Philippine schools reopen after one of world’s longest shutdowns

Children wearing masks stream back to schools for their first in-person classes after two years of COVID lockdowns.

Students wearing masks for protection against the coronavirus disease (COVID-19) prepare to enter their classrooms on the first day of in-person classes at a public school in San Juan City, Philippines
Students wearing masks for protection against COVID-19 prepare to enter their classrooms on the first day of in-person classes at a public school in San Juan City, Philippines, August 22, 2022 [Eloisa Lope/Reuters]

Millions of children in the Philippines have returned to primary and secondary schools for their first in-person classes since the COVID-19 pandemic hit two years ago.

In schools across the country on Monday, students in masks and uniforms lined up for temperature checks as they returned to their classrooms.

In the Guevara Elementary School in Manila, which had shut classrooms since March 2020, sixth grader Sophie Macahilig said she was “excited” to meet her classmates and teachers after two years of Zoom lessons.

“We used to have fun and now I can have fun again,” the 11-year-old told the AFP news agency.

The Philippines is one of the last countries in the world to resume full-time, in-person lessons – sparking warnings that the prolonged closure of classrooms had worsened an education crisis in the country.

The country was among the worst hit by the pandemic in Southeast Asia, and then-President Rodrigo Duterte enforced one of the world’s longest coronavirus lockdowns and school closures. Duterte, whose six-year term ended on June 30, had turned down calls for reopening in-person classes due to fears it might ignite new outbreaks.

The prolonged school closures sparked fears that literacy rates among Filipino children – which were already at alarming levels before the pandemic – could worsen. A World Bank study last year showed that about nine of 10 children in the Philippines were suffering from “learning poverty”, the inability of children by age 10 to read and understand a simple story.

Vladimir Quetua, the national chair of the Alliance of Concerned Teachers in the Philippines, told Al Jazeera that many students have lost skills, as well as their interest in studying.

“Generally, the impact of these two years has been the quality of education. Some of our grade eight students, [do not know] how to write, how to compute numbers. And many of our students lack interest in studying at all,” he said.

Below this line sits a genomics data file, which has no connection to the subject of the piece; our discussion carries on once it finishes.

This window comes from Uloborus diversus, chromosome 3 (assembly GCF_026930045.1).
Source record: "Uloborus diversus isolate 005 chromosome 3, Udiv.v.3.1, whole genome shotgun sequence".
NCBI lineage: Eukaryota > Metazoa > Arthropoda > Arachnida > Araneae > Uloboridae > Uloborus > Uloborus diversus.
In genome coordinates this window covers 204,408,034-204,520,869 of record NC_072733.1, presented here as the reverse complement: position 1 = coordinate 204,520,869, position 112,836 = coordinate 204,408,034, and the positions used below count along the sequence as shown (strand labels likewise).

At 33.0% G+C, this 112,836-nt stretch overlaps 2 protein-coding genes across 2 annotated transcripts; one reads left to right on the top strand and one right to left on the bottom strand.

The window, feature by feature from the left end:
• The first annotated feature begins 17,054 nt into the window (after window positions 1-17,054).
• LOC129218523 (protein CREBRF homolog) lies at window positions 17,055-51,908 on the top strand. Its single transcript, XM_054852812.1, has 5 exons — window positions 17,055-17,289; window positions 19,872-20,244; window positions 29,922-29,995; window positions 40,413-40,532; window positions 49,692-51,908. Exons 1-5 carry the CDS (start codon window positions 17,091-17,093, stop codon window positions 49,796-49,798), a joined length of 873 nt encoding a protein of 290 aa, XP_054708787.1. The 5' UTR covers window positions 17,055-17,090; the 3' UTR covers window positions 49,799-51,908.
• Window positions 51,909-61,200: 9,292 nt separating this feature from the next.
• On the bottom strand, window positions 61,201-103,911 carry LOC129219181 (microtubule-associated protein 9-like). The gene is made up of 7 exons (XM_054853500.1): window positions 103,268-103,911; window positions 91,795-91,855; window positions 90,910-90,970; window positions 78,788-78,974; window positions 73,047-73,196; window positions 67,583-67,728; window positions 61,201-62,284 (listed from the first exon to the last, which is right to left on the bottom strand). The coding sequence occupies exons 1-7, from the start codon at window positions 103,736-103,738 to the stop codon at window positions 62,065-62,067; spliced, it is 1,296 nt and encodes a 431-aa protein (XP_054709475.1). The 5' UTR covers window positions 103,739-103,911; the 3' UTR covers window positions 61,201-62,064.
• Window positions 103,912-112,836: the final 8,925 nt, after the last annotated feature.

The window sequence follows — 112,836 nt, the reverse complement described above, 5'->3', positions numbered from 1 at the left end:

‘Step in the right direction’

The United Nations agency for children (UNICEF) welcomed the reopening of schools in the Philippines. Niko Wieland, a spokesman for UNICEF Philippines, said children resuming in-person classes was a “great step in the right direction”.

“Face to face learning is absolutely essential,” he told Al Jazeera from the Philippine city of Makati.

“We know that prolonged absence from school and not being in school leads to higher dropout rates. It deprives children from the ability to learn, to be with their peers, which are so essential, especially in the younger years, when children need to spend their time developing their social skills. So today is a moment to celebrate.”

Only about 24,000 of the nation’s public schools, or about 46 percent, would be able to open in-person classes five times a week starting Monday, while the rest would still resort to a mix of in-person and online classes until November 2, when all public and private schools are required to bring all students back to classrooms, education officials said.

About 1,000 schools will be unable to shift to face-to-face classes entirely during the transition period ending on November 2 for various reasons, including damage to school buildings wrought by a powerful earthquake last month in the north, officials said.

But even as face-to-face classes resume, old problems persist. These include large class sizes, outdated teaching methods, poverty, and lack of basic infrastructure, such as toilets.

The Department of Education said some schools would have to split classes up to three shifts a day due to classroom shortages, a longstanding problem, and to avoid overcrowding that could turn schools into new epicentres of coronavirus outbreaks.

“We always say that our goal is maximum of two shifts only, but there will be areas that would have to resort to three shifts because they’re really overcrowded,” Education Department spokesman Michael Poa said at a news conference on Friday.

In the lead-up to the reopening of classrooms, the government has been ramping up a vaccination drive and will provide students with free public transport until the end of the calendar year.

On Saturday, the government began handing out cash aid to students and parents struggling to cover expenses, leading to chaotic scenes outside distribution centres.

In the city of Zamboanga, 29 people were injured when several thousand tried to push through the gate of a high school.

Source: Al Jazeera and news agencies